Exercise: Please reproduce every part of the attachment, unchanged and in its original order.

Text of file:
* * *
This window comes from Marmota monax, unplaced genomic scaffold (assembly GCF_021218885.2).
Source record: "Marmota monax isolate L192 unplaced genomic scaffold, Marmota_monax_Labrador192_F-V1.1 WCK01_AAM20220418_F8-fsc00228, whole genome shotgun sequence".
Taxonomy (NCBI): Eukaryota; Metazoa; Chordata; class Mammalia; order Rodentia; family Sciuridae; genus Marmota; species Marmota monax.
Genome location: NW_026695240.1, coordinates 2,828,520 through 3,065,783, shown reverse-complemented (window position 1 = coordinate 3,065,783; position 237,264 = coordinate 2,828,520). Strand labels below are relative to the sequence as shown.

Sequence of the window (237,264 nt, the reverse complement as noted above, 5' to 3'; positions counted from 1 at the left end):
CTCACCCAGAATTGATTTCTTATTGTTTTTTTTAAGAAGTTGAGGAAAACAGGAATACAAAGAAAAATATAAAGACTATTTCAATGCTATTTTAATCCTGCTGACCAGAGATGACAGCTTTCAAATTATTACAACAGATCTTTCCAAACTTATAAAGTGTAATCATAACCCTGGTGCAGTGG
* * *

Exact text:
This window comes from Marmota monax, unplaced genomic scaffold (assembly GCF_021218885.2).
Source record: "Marmota monax isolate L192 unplaced genomic scaffold, Marmota_monax_Labrador192_F-V1.1 WCK01_AAM20220418_F8-fsc00228, whole genome shotgun sequence".
Taxonomy (NCBI): Eukaryota; Metazoa; Chordata; class Mammalia; order Rodentia; family Sciuridae; genus Marmota; species Marmota monax.
Genome location: NW_026695240.1, coordinates 2,828,520 through 3,065,783, shown reverse-complemented (window position 1 = coordinate 3,065,783; position 237,264 = coordinate 2,828,520). Strand labels below are relative to the sequence as shown.

Sequence of the window (237,264 nt, the reverse complement as noted above, 5' to 3'; positions counted from 1 at the left end):
CTCACCCAGAATTGATTTCTTATTGTTTTTTTTAAGAAGTTGAGGAAAACAGGAATACAAAGAAAAATATAAAGACTATTTCAATGCTATTTTAATCCTGCTGACCAGAGATGACAGCTTTCAAATTATTACAACAGATCTTTCCAAACTTATAAAGTGTAATCATAACCCTGGTGCAGTGG